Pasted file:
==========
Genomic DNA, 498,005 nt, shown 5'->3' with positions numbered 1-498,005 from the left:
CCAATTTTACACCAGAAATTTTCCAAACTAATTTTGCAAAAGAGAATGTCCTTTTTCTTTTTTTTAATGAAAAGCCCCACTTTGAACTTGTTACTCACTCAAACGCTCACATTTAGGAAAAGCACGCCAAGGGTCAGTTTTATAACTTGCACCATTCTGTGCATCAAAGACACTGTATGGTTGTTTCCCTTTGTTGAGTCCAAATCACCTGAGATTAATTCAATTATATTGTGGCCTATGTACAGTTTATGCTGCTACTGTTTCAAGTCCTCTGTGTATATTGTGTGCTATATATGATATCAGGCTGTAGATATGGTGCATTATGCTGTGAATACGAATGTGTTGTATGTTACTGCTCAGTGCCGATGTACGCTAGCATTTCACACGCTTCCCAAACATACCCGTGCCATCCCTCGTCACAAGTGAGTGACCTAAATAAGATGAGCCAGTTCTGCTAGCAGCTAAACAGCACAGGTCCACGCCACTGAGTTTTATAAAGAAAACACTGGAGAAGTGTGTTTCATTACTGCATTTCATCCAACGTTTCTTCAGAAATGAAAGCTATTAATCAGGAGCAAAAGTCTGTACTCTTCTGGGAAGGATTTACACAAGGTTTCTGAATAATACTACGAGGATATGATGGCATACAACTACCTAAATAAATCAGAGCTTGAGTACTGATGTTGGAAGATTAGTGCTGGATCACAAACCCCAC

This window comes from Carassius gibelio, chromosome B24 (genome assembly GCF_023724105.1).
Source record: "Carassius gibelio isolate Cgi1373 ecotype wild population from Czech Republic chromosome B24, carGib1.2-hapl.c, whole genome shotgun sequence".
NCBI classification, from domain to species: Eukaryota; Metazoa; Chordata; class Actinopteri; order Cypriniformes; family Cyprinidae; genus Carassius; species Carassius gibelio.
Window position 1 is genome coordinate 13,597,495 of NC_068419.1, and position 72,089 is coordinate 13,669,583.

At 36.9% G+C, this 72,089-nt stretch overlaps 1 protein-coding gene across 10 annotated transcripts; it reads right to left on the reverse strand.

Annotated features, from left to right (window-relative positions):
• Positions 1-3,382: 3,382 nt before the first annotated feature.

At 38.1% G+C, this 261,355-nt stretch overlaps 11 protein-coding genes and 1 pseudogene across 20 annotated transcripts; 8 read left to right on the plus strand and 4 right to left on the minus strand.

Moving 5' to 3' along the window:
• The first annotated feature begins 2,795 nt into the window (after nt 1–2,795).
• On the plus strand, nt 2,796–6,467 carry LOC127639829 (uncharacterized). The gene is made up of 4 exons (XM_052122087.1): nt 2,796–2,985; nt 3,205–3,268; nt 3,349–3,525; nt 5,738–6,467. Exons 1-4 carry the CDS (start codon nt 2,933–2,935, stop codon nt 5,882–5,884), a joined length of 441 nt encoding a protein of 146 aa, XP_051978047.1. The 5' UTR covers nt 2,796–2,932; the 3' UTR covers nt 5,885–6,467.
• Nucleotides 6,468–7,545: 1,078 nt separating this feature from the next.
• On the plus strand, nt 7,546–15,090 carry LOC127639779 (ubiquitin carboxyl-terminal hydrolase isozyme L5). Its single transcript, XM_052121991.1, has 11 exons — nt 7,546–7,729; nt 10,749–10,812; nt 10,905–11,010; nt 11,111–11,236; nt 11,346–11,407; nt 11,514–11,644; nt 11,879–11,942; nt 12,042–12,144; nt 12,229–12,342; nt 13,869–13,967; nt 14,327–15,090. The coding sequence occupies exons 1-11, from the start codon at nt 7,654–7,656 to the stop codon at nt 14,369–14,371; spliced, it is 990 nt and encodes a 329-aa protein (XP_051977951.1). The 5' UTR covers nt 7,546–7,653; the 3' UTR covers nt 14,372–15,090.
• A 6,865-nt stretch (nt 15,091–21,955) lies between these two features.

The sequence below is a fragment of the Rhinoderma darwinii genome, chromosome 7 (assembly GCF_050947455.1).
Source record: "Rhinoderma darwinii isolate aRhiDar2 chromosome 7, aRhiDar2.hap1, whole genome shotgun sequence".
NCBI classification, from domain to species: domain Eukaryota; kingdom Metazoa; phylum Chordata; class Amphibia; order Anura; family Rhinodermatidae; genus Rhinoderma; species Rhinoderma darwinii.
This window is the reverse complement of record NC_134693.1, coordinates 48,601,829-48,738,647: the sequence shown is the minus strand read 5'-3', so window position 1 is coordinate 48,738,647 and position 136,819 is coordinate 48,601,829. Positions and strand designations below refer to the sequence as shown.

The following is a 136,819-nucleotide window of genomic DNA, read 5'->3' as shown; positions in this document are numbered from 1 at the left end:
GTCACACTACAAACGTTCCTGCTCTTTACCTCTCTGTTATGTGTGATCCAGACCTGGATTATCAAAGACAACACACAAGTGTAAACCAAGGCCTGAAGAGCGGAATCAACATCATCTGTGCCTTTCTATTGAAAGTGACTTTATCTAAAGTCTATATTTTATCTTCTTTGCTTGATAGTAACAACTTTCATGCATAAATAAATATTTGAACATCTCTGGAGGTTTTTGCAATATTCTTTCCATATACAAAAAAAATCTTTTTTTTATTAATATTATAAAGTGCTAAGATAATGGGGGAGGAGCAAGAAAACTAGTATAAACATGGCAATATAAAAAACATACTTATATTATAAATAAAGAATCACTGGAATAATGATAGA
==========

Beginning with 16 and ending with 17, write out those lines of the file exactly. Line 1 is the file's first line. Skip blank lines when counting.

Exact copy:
• A 6,865-nt stretch (nt 15,091–21,955) lies between these two features.

The sequence below is a fragment of the Rhinoderma darwinii genome, chromosome 7 (assembly GCF_050947455.1).